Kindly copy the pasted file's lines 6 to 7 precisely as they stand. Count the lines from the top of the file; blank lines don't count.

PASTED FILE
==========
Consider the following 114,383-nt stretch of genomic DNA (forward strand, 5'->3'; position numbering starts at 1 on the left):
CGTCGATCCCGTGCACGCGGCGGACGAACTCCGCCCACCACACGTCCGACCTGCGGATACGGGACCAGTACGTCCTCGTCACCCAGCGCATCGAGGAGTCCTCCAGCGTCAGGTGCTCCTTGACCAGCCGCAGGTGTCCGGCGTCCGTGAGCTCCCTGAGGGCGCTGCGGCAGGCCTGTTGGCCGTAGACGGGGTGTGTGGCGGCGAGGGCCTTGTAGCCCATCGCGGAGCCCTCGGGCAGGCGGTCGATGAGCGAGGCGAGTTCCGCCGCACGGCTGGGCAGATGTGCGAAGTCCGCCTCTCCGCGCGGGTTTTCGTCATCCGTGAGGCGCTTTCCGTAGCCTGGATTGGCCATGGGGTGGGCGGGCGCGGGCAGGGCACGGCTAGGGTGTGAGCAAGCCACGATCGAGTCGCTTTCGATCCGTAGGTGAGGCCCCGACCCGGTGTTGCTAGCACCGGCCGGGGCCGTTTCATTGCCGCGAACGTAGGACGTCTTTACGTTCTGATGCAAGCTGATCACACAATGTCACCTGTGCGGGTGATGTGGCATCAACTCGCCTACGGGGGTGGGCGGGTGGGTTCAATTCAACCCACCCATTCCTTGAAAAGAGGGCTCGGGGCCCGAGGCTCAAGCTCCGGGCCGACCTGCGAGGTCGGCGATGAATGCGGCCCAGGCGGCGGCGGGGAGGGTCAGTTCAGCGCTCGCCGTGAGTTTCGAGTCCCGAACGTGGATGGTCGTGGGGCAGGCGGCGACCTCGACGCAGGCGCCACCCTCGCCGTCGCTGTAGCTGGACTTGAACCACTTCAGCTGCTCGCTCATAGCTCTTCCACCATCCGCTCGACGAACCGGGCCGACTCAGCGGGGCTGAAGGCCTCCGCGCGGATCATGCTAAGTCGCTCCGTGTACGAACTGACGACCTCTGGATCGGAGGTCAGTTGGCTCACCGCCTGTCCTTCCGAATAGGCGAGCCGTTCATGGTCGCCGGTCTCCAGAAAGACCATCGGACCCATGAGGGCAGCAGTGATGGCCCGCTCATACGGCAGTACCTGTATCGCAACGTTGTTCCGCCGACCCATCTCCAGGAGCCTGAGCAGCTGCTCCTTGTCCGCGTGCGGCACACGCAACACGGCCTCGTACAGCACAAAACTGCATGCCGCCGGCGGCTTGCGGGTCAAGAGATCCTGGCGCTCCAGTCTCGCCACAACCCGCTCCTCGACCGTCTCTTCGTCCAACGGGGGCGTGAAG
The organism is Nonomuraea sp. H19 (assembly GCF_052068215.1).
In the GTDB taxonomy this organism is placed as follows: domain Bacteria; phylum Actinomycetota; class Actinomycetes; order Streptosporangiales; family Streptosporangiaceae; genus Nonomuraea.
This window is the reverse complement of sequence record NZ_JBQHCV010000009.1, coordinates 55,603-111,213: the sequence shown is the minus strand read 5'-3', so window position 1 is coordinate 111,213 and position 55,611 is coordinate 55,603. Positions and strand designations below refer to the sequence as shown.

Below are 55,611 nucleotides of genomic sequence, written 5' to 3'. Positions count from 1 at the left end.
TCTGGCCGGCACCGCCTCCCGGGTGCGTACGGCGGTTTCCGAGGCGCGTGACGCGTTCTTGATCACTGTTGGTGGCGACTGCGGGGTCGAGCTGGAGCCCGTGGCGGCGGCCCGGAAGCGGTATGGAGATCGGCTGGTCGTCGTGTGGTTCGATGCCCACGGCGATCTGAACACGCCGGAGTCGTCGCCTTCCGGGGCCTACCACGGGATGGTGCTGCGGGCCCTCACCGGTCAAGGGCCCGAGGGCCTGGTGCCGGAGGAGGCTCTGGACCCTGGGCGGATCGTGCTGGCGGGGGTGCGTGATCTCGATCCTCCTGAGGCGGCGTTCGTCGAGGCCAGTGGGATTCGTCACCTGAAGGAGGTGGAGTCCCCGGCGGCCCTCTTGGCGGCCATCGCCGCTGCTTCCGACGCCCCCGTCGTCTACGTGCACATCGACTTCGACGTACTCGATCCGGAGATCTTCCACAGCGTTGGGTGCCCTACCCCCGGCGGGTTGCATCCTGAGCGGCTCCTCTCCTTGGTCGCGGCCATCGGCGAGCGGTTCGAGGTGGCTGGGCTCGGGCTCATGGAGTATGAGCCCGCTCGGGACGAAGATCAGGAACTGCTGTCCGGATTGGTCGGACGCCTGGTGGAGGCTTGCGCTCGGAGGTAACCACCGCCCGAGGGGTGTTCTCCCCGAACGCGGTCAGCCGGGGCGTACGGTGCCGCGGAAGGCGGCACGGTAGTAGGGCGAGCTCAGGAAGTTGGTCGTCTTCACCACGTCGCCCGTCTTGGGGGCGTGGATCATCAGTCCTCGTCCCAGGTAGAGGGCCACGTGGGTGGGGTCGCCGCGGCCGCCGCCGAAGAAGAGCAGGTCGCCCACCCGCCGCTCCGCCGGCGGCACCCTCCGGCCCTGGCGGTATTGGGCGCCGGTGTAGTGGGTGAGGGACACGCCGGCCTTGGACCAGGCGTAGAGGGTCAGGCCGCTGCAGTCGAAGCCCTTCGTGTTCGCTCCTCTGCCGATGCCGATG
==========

Below are 55,611 nucleotides of genomic sequence, written 5' to 3'. Positions count from 1 at the left end.
TCTGGCCGGCACCGCCTCCCGGGTGCGTACGGCGGTTTCCGAGGCGCGTGACGCGTTCTTGATCACTGTTGGTGGCGACTGCGGGGTCGAGCTGGAGCCCGTGGCGGCGGCCCGGAAGCGGTATGGAGATCGGCTGGTCGTCGTGTGGTTCGATGCCCACGGCGATCTGAACACGCCGGAGTCGTCGCCTTCCGGGGCCTACCACGGGATGGTGCTGCGGGCCCTCACCGGTCAAGGGCCCGAGGGCCTGGTGCCGGAGGAGGCTCTGGACCCTGGGCGGATCGTGCTGGCGGGGGTGCGTGATCTCGATCCTCCTGAGGCGGCGTTCGTCGAGGCCAGTGGGATTCGTCACCTGAAGGAGGTGGAGTCCCCGGCGGCCCTCTTGGCGGCCATCGCCGCTGCTTCCGACGCCCCCGTCGTCTACGTGCACATCGACTTCGACGTACTCGATCCGGAGATCTTCCACAGCGTTGGGTGCCCTACCCCCGGCGGGTTGCATCCTGAGCGGCTCCTCTCCTTGGTCGCGGCCATCGGCGAGCGGTTCGAGGTGGCTGGGCTCGGGCTCATGGAGTATGAGCCCGCTCGGGACGAAGATCAGGAACTGCTGTCCGGATTGGTCGGACGCCTGGTGGAGGCTTGCGCTCGGAGGTAACCACCGCCCGAGGGGTGTTCTCCCCGAACGCGGTCAGCCGGGGCGTACGGTGCCGCGGAAGGCGGCACGGTAGTAGGGCGAGCTCAGGAAGTTGGTCGTCTTCACCACGTCGCCCGTCTTGGGGGCGTGGATCATCAGTCCTCGTCCCAGGTAGAGGGCCACGTGGGTGGGGTCGCCGCGGCCGCCGCCGAAGAAGAGCAGGTCGCCCACCCGCCGCTCCGCCGGCGGCACCCTCCGGCCCTGGCGGTATTGGGCGCCGGTGTAGTGGGTGAGGGACACGCCGGCCTTGGACCAGGCGTAGAGGGTCAGGCCGCTGCAGTCGAAGCCCTTCGTGTTCGCTCCTCTGCCGATGCCGATG